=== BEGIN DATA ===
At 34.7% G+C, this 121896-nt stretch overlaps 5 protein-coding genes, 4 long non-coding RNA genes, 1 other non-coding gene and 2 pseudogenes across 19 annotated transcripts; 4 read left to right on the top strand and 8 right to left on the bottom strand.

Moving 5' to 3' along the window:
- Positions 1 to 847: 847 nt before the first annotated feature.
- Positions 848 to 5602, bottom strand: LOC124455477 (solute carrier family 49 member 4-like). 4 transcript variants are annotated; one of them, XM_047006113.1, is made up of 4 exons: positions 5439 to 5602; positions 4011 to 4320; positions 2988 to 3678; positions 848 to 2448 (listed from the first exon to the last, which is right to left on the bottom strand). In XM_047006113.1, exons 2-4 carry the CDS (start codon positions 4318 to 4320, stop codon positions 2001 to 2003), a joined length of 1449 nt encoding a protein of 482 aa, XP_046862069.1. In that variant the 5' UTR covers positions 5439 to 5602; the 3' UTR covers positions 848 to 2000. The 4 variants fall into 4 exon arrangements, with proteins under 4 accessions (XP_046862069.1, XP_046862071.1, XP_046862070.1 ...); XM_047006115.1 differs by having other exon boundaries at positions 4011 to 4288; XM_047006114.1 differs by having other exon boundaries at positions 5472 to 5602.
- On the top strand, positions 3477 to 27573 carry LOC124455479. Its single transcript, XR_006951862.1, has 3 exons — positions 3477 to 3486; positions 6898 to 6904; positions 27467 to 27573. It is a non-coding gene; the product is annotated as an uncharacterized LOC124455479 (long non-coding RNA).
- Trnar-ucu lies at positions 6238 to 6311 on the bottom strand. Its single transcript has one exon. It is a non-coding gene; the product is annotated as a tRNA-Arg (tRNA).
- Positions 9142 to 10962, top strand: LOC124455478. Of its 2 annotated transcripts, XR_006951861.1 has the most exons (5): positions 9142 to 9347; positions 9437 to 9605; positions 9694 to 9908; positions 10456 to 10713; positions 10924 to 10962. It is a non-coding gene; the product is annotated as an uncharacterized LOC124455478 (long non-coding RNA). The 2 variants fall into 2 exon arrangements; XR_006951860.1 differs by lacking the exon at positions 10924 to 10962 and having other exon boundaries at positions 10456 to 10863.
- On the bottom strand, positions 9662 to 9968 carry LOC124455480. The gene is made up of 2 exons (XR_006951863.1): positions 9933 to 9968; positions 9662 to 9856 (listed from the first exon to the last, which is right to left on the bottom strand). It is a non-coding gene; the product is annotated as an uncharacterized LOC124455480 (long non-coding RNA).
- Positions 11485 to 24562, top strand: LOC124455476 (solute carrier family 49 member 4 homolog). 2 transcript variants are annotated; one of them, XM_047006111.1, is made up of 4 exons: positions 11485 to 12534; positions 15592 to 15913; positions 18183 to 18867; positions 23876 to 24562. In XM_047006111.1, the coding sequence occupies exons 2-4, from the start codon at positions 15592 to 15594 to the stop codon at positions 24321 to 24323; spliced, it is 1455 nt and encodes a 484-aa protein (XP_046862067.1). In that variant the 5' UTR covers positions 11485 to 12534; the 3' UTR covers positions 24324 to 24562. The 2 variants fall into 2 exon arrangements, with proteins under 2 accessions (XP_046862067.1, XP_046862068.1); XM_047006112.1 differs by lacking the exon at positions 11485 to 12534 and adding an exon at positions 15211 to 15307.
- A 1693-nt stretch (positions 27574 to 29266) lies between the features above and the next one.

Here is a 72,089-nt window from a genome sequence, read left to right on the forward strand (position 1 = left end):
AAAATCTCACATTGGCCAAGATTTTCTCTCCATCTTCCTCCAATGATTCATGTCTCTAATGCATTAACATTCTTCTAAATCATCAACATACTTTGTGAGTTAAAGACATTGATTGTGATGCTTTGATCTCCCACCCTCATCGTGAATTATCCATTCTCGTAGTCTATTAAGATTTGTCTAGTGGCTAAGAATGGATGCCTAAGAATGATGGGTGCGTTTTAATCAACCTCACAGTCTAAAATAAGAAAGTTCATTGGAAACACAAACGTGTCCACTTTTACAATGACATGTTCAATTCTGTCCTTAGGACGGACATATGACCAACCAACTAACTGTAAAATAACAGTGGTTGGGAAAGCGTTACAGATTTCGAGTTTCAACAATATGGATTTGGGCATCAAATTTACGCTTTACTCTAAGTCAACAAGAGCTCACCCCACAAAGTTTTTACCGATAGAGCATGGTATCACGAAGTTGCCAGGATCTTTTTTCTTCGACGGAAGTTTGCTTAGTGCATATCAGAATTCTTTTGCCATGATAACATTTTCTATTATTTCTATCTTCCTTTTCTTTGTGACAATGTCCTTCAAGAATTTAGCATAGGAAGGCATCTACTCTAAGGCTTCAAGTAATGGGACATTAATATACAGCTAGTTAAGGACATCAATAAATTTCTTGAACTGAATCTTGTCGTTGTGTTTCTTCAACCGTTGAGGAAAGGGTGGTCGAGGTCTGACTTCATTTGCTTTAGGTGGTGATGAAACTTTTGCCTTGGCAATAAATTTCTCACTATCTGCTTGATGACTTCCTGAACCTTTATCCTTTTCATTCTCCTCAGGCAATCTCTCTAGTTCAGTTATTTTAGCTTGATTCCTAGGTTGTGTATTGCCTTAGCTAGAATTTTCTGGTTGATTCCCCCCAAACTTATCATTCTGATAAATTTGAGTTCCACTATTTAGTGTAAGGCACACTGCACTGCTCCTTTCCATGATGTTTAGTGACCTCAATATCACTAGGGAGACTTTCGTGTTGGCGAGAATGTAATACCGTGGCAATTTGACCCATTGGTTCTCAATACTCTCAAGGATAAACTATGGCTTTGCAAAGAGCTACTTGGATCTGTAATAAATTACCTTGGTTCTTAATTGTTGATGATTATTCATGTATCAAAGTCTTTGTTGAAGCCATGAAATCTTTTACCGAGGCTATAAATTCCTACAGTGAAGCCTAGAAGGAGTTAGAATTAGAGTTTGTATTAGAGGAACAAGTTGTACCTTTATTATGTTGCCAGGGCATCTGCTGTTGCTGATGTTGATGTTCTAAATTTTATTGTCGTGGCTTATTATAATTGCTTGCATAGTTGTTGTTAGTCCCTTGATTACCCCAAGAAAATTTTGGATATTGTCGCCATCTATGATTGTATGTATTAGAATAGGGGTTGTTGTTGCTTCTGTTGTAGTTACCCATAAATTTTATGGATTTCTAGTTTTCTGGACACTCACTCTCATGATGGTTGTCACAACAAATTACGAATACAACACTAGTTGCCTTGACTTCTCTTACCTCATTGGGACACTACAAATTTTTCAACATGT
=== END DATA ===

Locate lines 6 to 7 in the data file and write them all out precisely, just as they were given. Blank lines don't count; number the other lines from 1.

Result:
- Trnar-ucu lies at positions 6238 to 6311 on the bottom strand. Its single transcript has one exon. It is a non-coding gene; the product is annotated as a tRNA-Arg (tRNA).
- Positions 9142 to 10962, top strand: LOC124455478. Of its 2 annotated transcripts, XR_006951861.1 has the most exons (5): positions 9142 to 9347; positions 9437 to 9605; positions 9694 to 9908; positions 10456 to 10713; positions 10924 to 10962. It is a non-coding gene; the product is annotated as an uncharacterized LOC124455478 (long non-coding RNA). The 2 variants fall into 2 exon arrangements; XR_006951860.1 differs by lacking the exon at positions 10924 to 10962 and having other exon boundaries at positions 10456 to 10863.